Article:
So I removed myself, and his sister, from the battlefield. It is July, there is a pool less than a mile away, and it is open from 6 until 7:45 every week night.

Katy and I swam. I did laps, she chased behind me and grabbed my toes when she could. I taught her the words to a song that begins “There once was a farmer who took a young miss”. I got irritated when she fell behind on our way to the car. She wasn’t happy when I denied her movie request. It was a wonderful, normal summertime night.

When we got home, the lights were out. I called for Colin. No answer. I fed the animals, I reminded Katy that we were not going to add a hamster to our menagerie until I was not the only one feeding the animals.

I called for Colin. It was dark. There wasn’t a note. Most nights, I would have just taken the dog to the park to remind him of the time. But he and I had been arguing. He wouldn’t have gone to the park.

I checked the phone for incoming calls, a telemarketer called from Seattle at 7:30. I checked the phone for outgoing calls. He’d called a friend at 5:15.

I went to the park. It was dark. It was quiet. There was a teenager smoking by the batting cage. The teenager said no one had been there for at least an hour.

I texted the moms of his friends. “Looking for Colin. Heard from him?” I didn’t want to panic anyone, or look like an idiot when he strolled in dribbling his basketball. I don’t like it when he bounces that damn ball in the house. I looked for the ball, couldn’t find it. No word from Colin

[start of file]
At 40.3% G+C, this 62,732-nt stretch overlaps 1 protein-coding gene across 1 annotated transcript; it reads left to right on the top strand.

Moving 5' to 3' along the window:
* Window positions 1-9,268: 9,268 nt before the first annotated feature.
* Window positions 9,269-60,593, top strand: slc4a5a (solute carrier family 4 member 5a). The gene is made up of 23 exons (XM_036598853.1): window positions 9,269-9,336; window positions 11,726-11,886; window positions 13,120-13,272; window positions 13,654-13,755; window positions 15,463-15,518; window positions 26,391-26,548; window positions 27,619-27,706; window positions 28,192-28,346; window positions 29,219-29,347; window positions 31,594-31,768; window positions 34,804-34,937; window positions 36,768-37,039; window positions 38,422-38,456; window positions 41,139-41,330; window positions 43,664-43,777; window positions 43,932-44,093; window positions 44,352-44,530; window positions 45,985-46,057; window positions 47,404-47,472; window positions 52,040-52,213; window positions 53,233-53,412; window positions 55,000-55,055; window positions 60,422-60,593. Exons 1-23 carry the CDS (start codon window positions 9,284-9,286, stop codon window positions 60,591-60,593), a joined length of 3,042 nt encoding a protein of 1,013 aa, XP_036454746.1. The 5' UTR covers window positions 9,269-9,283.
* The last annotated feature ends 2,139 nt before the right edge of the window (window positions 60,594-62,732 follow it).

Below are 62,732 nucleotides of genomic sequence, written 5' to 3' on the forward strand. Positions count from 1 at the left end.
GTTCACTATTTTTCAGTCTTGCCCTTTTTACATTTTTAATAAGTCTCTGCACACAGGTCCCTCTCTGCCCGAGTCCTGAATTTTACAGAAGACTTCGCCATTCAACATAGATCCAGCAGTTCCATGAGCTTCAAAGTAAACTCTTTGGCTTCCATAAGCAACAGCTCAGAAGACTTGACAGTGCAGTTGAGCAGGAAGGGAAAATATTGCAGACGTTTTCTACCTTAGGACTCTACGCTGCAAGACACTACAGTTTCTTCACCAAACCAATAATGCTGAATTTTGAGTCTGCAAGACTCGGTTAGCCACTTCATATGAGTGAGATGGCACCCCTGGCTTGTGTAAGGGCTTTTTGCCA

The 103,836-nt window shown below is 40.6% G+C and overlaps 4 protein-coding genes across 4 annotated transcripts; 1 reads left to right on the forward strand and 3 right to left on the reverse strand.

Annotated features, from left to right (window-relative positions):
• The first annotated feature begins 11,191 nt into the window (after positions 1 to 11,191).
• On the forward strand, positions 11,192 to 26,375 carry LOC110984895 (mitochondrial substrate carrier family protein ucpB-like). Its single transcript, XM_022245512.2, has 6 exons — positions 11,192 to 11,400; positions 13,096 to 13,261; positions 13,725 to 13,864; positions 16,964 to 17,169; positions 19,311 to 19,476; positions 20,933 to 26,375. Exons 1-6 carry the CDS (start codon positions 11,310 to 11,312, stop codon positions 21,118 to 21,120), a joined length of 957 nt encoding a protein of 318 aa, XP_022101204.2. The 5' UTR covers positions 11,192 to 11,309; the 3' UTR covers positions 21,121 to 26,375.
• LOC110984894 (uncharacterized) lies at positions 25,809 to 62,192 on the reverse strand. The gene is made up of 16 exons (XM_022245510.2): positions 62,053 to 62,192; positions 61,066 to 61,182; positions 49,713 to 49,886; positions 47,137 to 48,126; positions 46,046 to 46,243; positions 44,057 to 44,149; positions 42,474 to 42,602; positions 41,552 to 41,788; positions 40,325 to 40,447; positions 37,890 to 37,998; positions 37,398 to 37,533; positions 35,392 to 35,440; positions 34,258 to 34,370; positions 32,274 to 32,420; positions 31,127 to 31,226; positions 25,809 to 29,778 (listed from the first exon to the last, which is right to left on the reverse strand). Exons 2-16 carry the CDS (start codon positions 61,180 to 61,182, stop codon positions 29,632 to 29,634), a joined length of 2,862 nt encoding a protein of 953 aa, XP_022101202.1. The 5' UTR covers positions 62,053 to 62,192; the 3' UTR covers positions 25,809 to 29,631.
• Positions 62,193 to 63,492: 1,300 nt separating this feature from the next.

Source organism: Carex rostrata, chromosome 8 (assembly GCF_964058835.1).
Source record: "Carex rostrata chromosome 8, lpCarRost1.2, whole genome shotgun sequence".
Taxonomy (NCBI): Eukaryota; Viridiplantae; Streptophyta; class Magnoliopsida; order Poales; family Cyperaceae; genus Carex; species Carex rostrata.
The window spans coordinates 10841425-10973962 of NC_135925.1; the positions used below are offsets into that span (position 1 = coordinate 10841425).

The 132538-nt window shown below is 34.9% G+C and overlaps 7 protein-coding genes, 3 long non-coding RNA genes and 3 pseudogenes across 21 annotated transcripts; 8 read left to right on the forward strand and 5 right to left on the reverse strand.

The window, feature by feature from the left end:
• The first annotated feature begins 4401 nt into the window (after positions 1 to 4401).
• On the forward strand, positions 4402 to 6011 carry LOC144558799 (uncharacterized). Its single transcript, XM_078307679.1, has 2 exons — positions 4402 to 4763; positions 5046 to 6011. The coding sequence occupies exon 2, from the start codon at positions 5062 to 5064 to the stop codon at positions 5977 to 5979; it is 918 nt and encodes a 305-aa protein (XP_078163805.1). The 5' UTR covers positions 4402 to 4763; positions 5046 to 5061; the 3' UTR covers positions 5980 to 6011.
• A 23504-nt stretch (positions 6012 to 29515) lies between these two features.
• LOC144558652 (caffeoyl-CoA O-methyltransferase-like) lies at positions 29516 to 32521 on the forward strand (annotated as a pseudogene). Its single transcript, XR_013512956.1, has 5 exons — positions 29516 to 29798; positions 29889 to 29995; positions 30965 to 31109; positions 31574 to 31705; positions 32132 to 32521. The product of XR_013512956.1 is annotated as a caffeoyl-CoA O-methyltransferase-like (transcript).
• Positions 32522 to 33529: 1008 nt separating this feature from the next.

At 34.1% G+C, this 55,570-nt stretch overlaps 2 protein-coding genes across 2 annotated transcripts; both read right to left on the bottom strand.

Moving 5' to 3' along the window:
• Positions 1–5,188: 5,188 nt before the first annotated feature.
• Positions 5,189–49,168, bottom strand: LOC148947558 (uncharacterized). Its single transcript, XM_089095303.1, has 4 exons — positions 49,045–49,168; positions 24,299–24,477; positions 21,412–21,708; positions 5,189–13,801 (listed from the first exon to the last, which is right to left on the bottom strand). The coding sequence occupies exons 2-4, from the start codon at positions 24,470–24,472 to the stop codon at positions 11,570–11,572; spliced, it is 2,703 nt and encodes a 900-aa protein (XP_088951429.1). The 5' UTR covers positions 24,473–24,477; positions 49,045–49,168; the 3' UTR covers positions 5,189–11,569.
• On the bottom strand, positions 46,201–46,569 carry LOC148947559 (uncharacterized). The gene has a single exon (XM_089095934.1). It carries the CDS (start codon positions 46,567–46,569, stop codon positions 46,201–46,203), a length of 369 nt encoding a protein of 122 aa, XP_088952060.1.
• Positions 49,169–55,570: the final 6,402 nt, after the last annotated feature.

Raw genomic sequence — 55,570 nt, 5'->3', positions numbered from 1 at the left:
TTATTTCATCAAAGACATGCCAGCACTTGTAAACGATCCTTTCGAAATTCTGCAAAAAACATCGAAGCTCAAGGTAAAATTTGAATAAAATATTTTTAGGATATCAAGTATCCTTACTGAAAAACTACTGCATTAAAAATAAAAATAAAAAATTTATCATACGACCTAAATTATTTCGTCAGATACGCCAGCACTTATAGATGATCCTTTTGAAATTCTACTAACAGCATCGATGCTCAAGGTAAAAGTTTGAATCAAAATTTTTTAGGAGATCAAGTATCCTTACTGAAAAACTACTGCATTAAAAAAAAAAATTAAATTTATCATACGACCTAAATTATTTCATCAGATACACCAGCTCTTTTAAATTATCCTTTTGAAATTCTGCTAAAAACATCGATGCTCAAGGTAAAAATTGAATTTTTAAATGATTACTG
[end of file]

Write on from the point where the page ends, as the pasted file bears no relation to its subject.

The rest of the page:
I called one of the moms, and kept my tone light. She volunteered to come pick me up, take me out so we could look for him together. I made a joke about not being ready to be “one of those moms”, but if I’d known her better, I would have said yes.

When he’s nervous, everything that he says sounds like it’s heading for a punchline. It’s why by the end of the school year, half of his teachers are in love with him and half of them want to give him detention in someone else’s classroom for the rest of his life.

That is my son. And right after I thought just that thought, it occurred to me. When he’s in trouble, he gets scared. When he gets scared, he gets tired.

He was in bed. Colin was tucked in, under four blankets, behind a door in a room sealed shut, like I told him to do, when he runs the air conditioner. The air conditioner must be ten years old. It is loud. It doesn’t have power saver or even a thermostat. Just high and low.

Colin had it on low. I guess he had heard my lecture on not wasting power and that other charming ditty of mine about not zoning out in front of the tv.  He’d even paid attention to that speech about reading more books; “The Chronicles of Captain Underpants” was just next to him, on top of his blankets, book mark placed towards the end.

He was missing and I missed him so much. And there he was, sleeping upstairs while I worried, cursed, wept and made stupid jokes so no one would know just how scared I was.

There is a lesson here, and I’m just not ready to learn it. I hope I have a little more time.